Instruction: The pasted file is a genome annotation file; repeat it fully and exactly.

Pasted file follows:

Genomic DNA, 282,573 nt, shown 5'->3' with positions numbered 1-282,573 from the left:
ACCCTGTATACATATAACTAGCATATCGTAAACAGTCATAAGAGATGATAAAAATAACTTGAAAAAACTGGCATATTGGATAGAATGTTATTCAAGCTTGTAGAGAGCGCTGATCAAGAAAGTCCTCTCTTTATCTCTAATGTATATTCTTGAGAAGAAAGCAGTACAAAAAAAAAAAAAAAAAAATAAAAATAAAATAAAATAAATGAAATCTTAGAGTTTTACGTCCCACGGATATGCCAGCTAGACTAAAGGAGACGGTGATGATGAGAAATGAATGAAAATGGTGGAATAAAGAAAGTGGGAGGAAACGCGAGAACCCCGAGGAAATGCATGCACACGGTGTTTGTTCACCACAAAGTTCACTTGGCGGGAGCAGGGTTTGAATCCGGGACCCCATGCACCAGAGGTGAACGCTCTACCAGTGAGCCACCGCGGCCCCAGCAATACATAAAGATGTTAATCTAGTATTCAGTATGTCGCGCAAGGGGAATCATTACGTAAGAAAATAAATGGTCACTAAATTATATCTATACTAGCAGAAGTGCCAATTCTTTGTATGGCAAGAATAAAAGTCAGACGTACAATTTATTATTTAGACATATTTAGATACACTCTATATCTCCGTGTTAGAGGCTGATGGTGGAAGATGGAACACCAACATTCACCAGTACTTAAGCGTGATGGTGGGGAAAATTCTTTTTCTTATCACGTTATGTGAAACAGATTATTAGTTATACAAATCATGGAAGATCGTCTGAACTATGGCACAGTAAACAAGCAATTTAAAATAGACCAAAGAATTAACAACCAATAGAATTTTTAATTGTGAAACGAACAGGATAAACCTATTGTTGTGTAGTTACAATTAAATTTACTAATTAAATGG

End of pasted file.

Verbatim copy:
Genomic DNA, 282,573 nt, shown 5'->3' with positions numbered 1-282,573 from the left:
ACCCTGTATACATATAACTAGCATATCGTAAACAGTCATAAGAGATGATAAAAATAACTTGAAAAAACTGGCATATTGGATAGAATGTTATTCAAGCTTGTAGAGAGCGCTGATCAAGAAAGTCCTCTCTTTATCTCTAATGTATATTCTTGAGAAGAAAGCAGTACAAAAAAAAAAAAAAAAAAATAAAAATAAAATAAAATAAATGAAATCTTAGAGTTTTACGTCCCACGGATATGCCAGCTAGACTAAAGGAGACGGTGATGATGAGAAATGAATGAAAATGGTGGAATAAAGAAAGTGGGAGGAAACGCGAGAACCCCGAGGAAATGCATGCACACGGTGTTTGTTCACCACAAAGTTCACTTGGCGGGAGCAGGGTTTGAATCCGGGACCCCATGCACCAGAGGTGAACGCTCTACCAGTGAGCCACCGCGGCCCCAGCAATACATAAAGATGTTAATCTAGTATTCAGTATGTCGCGCAAGGGGAATCATTACGTAAGAAAATAAATGGTCACTAAATTATATCTATACTAGCAGAAGTGCCAATTCTTTGTATGGCAAGAATAAAAGTCAGACGTACAATTTATTATTTAGACATATTTAGATACACTCTATATCTCCGTGTTAGAGGCTGATGGTGGAAGATGGAACACCAACATTCACCAGTACTTAAGCGTGATGGTGGGGAAAATTCTTTTTCTTATCACGTTATGTGAAACAGATTATTAGTTATACAAATCATGGAAGATCGTCTGAACTATGGCACAGTAAACAAGCAATTTAAAATAGACCAAAGAATTAACAACCAATAGAATTTTTAATTGTGAAACGAACAGGATAAACCTATTGTTGTGTAGTTACAATTAAATTTACTAATTAAATGG